Posted on Jul 28, 2012
With all of the media attention surrounding the Jerry Sandusky sex abuse trial, many questioned whether it was possible to seat an impartial jury in Centre County. Now that the trial is over and Sandusky has been convicted, it is interesting to look back on the initial jury selection strategies.
Originally, 200 potential jurors were assembled and a subset selected at random and questioned by the prosecution, defense, and judge with the purpose of finding an unbiased 12-member jury to try the case.
Just before jury selection, Scott Cooper, attorney at Schmidt Kramer Injury Lawyers, said, “I think it's hard to get in the head of Joe Amendola; he's been very unconventional to how he's approached this case.”
“The attorneys could be looking at what type of background they have, such as sex abuse, sex assault, their Facebook page, twitter, magazine subscriptions. I would anticipate the judge is asking both sides to try and reign it in and not make it a fishing expedition,” continued Cooper.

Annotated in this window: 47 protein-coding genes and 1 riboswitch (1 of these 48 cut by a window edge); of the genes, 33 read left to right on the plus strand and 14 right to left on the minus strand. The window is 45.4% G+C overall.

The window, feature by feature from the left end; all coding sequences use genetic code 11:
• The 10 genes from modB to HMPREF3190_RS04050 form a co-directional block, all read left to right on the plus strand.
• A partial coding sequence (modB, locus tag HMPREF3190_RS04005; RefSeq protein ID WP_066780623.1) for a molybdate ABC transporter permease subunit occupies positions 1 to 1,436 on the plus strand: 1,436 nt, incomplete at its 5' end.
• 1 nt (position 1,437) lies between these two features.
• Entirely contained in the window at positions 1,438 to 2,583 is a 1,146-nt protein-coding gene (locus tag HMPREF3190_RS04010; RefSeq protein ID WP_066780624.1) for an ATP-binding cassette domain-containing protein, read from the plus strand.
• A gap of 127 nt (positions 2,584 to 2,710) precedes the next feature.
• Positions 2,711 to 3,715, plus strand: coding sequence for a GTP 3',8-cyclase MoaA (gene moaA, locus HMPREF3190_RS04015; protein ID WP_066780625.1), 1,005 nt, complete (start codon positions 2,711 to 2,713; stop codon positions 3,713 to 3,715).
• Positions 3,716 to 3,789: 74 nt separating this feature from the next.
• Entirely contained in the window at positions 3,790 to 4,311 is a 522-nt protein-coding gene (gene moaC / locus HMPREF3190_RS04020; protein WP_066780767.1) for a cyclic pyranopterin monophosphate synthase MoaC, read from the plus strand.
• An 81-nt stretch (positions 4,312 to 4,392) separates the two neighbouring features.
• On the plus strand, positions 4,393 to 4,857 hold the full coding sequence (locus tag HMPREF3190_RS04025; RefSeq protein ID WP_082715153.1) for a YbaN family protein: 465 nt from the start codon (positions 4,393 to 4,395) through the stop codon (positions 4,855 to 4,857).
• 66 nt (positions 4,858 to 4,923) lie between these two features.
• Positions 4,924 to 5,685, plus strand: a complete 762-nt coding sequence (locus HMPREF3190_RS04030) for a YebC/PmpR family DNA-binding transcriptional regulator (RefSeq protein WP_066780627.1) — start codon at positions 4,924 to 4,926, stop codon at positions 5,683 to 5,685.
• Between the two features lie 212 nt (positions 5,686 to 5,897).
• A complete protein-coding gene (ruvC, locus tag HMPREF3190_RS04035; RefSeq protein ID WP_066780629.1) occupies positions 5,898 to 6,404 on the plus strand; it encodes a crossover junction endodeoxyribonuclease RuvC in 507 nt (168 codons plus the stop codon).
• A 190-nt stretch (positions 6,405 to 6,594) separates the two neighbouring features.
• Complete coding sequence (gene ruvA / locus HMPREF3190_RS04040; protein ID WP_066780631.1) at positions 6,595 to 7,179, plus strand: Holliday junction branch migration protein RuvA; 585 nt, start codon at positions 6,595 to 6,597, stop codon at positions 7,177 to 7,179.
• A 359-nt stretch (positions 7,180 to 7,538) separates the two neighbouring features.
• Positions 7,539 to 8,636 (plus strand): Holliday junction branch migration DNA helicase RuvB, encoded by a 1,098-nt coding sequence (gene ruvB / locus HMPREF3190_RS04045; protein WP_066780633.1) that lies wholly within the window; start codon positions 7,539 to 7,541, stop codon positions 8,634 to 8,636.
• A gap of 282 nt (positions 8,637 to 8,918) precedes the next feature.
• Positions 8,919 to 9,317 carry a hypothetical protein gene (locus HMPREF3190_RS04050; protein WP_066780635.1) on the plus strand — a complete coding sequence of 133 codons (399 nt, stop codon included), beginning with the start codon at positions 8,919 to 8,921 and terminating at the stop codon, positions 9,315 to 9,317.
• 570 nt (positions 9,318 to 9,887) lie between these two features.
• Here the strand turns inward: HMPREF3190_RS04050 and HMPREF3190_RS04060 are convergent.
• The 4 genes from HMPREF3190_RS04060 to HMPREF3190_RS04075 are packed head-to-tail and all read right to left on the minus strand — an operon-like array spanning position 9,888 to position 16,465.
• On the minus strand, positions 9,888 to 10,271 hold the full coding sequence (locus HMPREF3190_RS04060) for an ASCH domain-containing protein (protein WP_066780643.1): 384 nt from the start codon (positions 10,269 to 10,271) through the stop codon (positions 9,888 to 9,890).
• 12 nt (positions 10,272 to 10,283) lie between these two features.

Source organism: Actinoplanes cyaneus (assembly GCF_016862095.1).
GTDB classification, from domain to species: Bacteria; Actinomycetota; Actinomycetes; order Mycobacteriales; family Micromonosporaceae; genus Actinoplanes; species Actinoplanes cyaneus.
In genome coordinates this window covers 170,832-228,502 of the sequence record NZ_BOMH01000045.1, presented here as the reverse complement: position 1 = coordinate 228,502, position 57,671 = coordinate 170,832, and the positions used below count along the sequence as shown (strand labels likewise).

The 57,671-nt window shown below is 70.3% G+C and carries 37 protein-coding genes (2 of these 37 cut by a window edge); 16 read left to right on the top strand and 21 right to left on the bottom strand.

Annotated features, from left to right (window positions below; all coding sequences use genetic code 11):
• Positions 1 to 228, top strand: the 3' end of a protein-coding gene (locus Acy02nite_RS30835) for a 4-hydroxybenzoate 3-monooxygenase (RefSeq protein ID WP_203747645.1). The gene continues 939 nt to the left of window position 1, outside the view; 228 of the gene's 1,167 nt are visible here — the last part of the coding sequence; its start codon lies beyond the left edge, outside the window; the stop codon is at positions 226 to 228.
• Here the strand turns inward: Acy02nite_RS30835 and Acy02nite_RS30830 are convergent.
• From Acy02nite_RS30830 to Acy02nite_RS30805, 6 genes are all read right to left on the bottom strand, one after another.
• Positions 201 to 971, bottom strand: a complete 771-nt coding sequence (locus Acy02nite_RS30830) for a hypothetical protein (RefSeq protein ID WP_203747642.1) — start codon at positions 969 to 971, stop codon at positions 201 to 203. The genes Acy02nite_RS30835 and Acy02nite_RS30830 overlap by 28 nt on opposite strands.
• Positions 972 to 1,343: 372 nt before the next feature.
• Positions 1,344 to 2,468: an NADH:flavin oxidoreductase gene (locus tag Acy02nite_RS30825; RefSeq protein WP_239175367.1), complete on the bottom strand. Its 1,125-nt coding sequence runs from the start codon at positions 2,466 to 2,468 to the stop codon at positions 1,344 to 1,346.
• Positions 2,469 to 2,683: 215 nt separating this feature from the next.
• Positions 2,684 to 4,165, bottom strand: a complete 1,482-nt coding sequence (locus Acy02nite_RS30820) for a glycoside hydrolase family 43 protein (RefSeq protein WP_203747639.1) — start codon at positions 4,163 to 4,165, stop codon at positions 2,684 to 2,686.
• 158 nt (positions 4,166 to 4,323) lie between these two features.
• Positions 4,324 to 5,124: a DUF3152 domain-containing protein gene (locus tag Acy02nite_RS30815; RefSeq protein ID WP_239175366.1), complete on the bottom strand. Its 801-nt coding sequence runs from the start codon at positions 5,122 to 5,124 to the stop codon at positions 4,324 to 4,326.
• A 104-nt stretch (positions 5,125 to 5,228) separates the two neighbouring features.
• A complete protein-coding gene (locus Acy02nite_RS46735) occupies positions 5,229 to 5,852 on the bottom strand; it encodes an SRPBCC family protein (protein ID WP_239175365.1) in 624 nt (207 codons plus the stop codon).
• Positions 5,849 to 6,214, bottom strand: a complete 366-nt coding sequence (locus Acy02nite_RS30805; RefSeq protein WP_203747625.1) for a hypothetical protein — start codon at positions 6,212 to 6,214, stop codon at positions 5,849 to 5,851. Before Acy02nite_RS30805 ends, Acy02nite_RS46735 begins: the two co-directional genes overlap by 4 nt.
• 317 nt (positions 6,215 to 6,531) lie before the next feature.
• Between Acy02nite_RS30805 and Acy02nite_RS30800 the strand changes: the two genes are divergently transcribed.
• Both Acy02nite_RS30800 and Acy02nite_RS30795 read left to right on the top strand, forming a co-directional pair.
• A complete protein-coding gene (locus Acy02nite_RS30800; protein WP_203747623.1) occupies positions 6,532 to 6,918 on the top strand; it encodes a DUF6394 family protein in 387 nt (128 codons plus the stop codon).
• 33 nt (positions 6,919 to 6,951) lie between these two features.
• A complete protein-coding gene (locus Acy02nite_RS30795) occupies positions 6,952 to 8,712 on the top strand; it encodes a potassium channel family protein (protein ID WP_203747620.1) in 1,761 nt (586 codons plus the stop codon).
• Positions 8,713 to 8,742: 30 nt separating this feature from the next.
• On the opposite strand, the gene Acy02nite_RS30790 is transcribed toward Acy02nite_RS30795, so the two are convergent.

In addition, Cooper and others felt that both sides were probably looking at potential juror’s relationship to Penn State—whether they like it, do not like it, work there, or know anyone who works there.
The resulting jury was comprised of seven women and five men—many of whom had ties to Penn State. During the trial, the state presented what many felt was a very strong case with powerful testimony from victims. The defense had a hard time establishing Sandusky as the target of a police conspiracy and financially-motivated victims. In the end, the juror’s strong ties to Penn State did not seem to help Jerry Sandusky. He was convicted of 45 of 48 counts of child sexual molestation.
Scott Cooper, a personal injury lawyer and expert trial attorney, followed the Sandusky trial very closely and served as an expert commentator for CBS channel 21 news. If you have suffered an injury and need assistance, contact the experienced trial lawyers at Schmidt Kramer Injury Lawyers. The toll-free number is (717) 888-8888, and the case consultation is free.
Schmidt Kramer - Est. 1981.